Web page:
Norwegian operator adds wells to suspended Canadian project, and indicates project sanction is a possibility for 2021
Norway’s Equinor has fleshed out plans for a beefed-up, 40-well subsea production system at its suspended Bay du Nord project off Canada and indicated a final investment decision on the US$5 billion scheme could come as early as 2021.
The revamped plan also highlights how Bay du Nord’s floating production, storage and offloading vessel in the deep-water Flemish Pass could host satellite discoveries.
This fresh project information is littered among 2069 pages of Bay du Nord’s environmental impact statement (EIS) and another 1100 pages of appendices that Equinor published on 30 July and which are open to comment until 13 September.
Equinor and its Canadian partner Husky Energy suspended the project off Newfoundland & Labrador in March when oil prices collapsed, just as they were ready to receive final commercial offers for the FPSO and integrated subsea packages.
A source familiar with Bay du Nord told Upstream this week that Equinor and its shortlisted bidders are “keeping the project warm” with low-level communications.
This well-placed contact expects Equinor to decide on its next steps “within the next few months,” stressing that the operator “seems confident” about the development, although the timing “is a bit uncertain at this stage”.
An Equinor spokesman said: “The current industry context means it’s even more important to have a robust business case — the project needs to be competitive in our global portfolio and reducing cost is an important part of our work.”
When Bay du Nord was suspended, only two groups were battling to provide the minimally manned FPSO: Norway’s Aker Solutions and Kvaerner had teamed up with South Korea’s Samsung Heavy Industries; while UK-based Wood and Kiewit of the US had linked up with Daewoo Shipbuilding & Marine Engineering.
One source told Upstream the rivals had submitted indicative prices to Equinor when the project went into lockdown, but have had little communication since.
TechnipFMC and a team of OneSubsea-Subsea 7 were the only two contenders in the race to land an integrated subsea contract, while Advanced Production & Loading was set to be awarded a contract to build the FPSO’s turret.
Making money from a 300-million-barrel field located some 500 kilometres from shore in 1200 metres of iceberg-prone waters was always going to be a challenge, so pausing the bid processes five months ago made sense.
Equinor said at the time that it would improve the project’s business case and assess how long to defer the development.
The operator appears to have made progress on both these issues.
Originally, Equinor aimed to take a final investment decision on what it calls the Core Bay du Nord project this year and produce first oil in 2025.
Now, according to the EIS, the “earliest possible” date for first oil is 2026, which suggests the project could be sanctioned in 2021, leading to the start of drilling in 2022 and offshore construction in 2023.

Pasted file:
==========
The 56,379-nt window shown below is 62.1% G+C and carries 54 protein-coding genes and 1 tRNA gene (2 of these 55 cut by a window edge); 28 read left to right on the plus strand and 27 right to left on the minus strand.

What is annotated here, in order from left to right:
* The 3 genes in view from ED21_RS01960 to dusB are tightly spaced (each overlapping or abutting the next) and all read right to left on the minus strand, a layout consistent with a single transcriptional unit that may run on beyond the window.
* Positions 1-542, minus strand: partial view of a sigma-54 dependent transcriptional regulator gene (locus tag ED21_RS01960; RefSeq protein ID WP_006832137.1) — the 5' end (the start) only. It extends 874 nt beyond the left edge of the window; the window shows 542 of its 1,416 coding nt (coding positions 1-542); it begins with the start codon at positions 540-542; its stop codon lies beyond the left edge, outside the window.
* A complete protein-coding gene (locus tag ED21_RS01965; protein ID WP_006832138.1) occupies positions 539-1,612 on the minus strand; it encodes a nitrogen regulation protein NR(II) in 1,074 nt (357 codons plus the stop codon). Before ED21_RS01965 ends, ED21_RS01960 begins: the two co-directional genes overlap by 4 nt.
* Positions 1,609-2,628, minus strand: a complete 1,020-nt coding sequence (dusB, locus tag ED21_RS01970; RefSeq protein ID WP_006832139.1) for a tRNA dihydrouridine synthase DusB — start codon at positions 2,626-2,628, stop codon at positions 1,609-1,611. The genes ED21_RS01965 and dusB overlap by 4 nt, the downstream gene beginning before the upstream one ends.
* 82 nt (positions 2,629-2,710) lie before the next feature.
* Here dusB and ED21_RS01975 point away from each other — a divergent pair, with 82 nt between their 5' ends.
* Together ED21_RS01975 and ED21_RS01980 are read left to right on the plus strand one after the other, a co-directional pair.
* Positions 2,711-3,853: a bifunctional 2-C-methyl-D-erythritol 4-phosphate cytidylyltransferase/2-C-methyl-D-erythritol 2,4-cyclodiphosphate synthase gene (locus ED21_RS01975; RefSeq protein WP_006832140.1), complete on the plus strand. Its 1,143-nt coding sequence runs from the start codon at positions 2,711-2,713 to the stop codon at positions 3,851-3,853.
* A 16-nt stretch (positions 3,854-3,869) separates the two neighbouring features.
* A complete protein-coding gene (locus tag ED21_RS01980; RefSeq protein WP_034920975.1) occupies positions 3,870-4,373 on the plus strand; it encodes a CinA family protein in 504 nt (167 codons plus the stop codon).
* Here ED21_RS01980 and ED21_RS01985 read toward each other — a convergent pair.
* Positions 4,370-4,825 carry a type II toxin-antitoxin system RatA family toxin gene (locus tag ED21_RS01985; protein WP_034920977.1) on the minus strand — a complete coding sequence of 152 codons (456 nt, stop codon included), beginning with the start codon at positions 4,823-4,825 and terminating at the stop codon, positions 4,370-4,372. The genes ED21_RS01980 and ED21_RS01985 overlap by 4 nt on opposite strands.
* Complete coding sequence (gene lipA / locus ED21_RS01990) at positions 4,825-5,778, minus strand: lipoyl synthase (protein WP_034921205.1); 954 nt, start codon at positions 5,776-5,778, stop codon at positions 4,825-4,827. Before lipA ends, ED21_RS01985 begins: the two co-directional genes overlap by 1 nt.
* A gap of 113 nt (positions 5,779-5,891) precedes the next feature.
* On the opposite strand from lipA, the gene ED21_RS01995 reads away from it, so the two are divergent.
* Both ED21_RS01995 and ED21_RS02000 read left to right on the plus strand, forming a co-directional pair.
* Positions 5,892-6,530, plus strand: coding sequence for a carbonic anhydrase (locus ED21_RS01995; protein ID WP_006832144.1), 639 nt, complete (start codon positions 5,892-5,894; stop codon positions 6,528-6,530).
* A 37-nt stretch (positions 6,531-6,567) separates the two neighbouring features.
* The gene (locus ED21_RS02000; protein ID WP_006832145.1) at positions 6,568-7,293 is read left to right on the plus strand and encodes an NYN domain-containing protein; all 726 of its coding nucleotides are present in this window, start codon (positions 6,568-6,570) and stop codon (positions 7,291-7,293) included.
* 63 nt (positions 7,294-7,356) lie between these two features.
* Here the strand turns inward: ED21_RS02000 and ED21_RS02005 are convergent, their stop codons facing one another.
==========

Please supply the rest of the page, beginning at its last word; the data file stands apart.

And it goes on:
However, an Equinor spokesman cautioned: “The date denoted in the EIS is the earliest possible start date from a technical perspective. The EIS notes the project schedule has not been finalised.”
Equinor has also managed to boost the project’s resource base by finding additional oil near Bay du Nord.
Upstream reported in June that the Cappahayden wildcat hit oil in licence 1126 and Equinor was already working on plans to exploit this find as a subsea tieback to the FPSO.
Equinor is now drilling its Cambriol probe in the same licence, after which the rig will return to Cappahayden to carry out further tests.
While Cappahayden is within tieback distance of the FPSO, Cambriol — 40 kilometres away — is pushing the limits for a satellite scheme, according to the EIS.
Equinor’s spokesman said: “We will return to the Cappahayden location to finalise drilling operations following the conclusion of the Cambriol well.”
“Results from the wells will be communicated only once the drilling programme has been concluded.”
The base-case project could support up to 20 satellite wells.
The EIS also disclosed that Equinor’s definition of Core Bay du Nord has changed.
In 2018, this nomenclature applied only to the Bay du Nord and Baccalieu discoveries, but now it also includes the Bay de Verde and Bay de Verde East discoveries.
This could partly explain why the number of subsea wells in the project has risen from 30, according to the EIS, to a “conservative” estimate of 40.
This enlarged subsea production system will require an expanded umbilical, riser and flowline system and will be underpinned by up to 10 well templates.
A TechnipFMC presentation this month valued the integrated subsea contract at $500 million to $1 billion.
Up to eight slots in the FPSO turret are due to be used in the Core Bay du Nord scheme, leaving four free for satellite tiebacks.
For both the subsea and FPSO contracts, the winners would carry out front-end engineering and design work before building and installing the offshore equipment.
Source: Upstream | This text was excerpted from the media outlet cited on August 28, 2020 and is provided to Noia members for information purposes only. Any opinion expressed therein is neither attributable to nor endorsed by Noia.